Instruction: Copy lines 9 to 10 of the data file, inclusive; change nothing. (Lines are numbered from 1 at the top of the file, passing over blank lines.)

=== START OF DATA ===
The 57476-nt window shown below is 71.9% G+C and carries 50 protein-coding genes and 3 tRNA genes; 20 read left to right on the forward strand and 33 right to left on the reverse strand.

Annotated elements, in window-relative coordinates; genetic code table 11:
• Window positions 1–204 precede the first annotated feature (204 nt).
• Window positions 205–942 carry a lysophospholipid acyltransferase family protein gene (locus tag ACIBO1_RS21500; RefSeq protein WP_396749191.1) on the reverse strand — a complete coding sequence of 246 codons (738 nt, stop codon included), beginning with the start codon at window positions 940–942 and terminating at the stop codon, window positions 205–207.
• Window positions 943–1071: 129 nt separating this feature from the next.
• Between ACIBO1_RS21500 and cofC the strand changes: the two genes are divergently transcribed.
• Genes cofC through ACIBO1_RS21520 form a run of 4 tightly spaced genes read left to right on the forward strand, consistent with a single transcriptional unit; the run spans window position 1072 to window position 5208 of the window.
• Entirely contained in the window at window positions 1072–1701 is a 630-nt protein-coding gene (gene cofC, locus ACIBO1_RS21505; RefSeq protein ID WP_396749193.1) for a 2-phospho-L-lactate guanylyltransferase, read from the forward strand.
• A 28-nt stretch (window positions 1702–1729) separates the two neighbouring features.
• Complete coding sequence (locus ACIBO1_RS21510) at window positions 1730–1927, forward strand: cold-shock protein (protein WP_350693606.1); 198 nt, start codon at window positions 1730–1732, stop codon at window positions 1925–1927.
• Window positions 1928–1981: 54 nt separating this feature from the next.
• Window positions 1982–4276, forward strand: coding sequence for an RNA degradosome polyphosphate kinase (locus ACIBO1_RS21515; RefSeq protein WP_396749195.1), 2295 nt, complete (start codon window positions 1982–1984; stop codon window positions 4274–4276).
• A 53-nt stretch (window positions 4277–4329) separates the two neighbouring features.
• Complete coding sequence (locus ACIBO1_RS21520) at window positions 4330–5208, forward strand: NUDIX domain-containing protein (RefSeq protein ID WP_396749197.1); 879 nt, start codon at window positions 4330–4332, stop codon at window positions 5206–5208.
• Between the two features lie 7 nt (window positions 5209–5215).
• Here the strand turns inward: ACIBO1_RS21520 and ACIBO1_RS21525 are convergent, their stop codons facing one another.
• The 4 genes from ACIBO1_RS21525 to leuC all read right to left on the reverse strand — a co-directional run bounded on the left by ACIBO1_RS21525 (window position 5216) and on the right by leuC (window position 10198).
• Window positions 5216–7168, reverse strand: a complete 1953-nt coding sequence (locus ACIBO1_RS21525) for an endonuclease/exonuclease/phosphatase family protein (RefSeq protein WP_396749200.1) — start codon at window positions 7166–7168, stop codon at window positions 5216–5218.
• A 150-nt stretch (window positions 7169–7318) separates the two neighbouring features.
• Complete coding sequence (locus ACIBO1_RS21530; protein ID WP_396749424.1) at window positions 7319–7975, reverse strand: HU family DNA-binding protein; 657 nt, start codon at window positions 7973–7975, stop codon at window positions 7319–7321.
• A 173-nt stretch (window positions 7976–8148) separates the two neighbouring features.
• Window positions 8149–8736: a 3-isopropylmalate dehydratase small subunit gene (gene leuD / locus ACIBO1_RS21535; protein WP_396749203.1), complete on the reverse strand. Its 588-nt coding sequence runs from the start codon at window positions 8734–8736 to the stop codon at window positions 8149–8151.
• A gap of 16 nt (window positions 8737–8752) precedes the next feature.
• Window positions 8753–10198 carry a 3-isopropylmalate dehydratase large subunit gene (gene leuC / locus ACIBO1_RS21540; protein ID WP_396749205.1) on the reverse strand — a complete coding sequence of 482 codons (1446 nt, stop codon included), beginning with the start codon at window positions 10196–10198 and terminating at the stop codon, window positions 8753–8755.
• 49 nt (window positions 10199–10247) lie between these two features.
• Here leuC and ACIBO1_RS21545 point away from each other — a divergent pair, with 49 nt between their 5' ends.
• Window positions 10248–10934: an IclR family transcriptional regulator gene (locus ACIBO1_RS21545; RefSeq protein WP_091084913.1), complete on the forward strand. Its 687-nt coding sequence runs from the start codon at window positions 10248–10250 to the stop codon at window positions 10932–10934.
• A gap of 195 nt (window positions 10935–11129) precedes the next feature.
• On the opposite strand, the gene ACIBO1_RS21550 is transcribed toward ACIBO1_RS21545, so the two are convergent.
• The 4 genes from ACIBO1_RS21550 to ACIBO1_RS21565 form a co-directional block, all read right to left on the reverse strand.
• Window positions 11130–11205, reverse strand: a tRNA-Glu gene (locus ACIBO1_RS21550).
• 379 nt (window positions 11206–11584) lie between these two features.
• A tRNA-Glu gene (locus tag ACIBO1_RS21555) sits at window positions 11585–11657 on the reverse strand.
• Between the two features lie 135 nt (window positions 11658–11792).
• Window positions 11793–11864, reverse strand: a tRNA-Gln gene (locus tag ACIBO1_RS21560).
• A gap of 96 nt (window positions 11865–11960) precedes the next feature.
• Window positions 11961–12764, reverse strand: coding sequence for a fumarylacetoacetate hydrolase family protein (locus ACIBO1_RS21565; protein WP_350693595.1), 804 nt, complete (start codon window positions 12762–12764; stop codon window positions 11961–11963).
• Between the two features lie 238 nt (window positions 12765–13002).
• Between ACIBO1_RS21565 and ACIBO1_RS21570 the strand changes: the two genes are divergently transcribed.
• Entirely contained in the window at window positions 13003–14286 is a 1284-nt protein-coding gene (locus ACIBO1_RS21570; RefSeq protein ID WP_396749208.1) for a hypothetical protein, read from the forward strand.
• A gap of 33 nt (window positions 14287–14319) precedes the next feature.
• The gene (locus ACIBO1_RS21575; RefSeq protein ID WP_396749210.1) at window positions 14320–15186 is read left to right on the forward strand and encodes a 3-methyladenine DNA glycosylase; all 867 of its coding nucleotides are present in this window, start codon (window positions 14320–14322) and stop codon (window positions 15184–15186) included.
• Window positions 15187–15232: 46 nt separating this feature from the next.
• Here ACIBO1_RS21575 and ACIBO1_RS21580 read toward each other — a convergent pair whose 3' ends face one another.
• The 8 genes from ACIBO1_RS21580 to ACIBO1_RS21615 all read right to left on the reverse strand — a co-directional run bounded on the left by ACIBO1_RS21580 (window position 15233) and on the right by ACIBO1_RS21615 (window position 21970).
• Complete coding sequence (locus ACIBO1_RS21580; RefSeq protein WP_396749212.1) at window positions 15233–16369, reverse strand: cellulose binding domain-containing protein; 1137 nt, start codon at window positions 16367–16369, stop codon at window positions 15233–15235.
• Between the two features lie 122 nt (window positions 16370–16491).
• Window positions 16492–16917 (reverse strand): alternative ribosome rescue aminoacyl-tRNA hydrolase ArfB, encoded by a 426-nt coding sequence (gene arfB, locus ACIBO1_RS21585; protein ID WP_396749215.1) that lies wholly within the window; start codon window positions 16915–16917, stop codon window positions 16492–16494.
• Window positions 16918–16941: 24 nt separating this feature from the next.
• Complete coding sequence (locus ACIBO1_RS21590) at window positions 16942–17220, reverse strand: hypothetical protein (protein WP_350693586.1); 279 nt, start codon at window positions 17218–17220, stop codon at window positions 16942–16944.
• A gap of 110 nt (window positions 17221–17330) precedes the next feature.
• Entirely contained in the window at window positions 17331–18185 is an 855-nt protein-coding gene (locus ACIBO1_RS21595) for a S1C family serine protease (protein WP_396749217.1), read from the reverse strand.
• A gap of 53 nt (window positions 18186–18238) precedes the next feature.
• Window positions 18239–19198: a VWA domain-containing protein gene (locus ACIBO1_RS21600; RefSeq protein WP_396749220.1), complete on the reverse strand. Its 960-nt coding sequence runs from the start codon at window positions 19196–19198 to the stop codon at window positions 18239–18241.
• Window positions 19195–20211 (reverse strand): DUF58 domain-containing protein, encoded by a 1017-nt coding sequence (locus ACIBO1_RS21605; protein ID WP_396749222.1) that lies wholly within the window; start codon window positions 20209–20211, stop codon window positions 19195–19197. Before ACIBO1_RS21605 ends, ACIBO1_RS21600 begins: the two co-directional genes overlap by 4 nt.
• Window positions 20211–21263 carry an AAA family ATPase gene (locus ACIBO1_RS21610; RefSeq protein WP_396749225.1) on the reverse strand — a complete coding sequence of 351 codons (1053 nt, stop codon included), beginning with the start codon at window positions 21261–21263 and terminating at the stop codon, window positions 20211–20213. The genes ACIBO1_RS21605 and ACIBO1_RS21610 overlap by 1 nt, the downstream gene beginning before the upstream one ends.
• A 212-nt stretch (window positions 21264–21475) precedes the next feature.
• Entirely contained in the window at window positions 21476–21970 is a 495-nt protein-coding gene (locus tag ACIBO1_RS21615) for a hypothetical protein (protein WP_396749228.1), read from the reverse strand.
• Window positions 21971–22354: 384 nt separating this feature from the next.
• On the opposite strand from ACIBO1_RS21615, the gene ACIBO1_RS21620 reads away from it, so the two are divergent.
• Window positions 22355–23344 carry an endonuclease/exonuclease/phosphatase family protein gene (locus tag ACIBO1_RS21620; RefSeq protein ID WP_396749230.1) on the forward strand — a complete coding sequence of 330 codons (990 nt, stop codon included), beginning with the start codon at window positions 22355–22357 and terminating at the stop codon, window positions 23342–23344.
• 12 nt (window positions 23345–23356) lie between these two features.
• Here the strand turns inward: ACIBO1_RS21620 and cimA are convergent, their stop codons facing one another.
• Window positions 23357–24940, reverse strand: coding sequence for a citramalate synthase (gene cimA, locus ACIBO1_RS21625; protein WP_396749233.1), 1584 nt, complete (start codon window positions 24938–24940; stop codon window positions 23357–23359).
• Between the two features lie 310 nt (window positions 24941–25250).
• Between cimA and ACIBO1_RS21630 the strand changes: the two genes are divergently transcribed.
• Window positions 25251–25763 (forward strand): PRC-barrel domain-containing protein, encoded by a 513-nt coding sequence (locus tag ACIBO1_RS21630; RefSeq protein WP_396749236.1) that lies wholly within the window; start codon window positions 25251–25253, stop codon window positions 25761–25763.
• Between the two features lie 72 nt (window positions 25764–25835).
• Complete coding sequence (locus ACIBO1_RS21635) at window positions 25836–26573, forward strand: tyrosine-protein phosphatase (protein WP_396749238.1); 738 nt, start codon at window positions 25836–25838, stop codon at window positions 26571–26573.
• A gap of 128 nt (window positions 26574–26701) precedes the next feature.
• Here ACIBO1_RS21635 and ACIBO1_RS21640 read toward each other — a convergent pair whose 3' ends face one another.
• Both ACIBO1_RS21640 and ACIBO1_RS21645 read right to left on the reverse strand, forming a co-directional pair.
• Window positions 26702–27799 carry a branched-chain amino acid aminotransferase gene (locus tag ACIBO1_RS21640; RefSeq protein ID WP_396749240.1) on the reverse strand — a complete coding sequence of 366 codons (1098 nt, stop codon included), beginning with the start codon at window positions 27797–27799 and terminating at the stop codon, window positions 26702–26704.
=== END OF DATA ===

• A 28-nt stretch (window positions 1702–1729) separates the two neighbouring features.
• Complete coding sequence (locus ACIBO1_RS21510) at window positions 1730–1927, forward strand: cold-shock protein (protein WP_350693606.1); 198 nt, start codon at window positions 1730–1732, stop codon at window positions 1925–1927.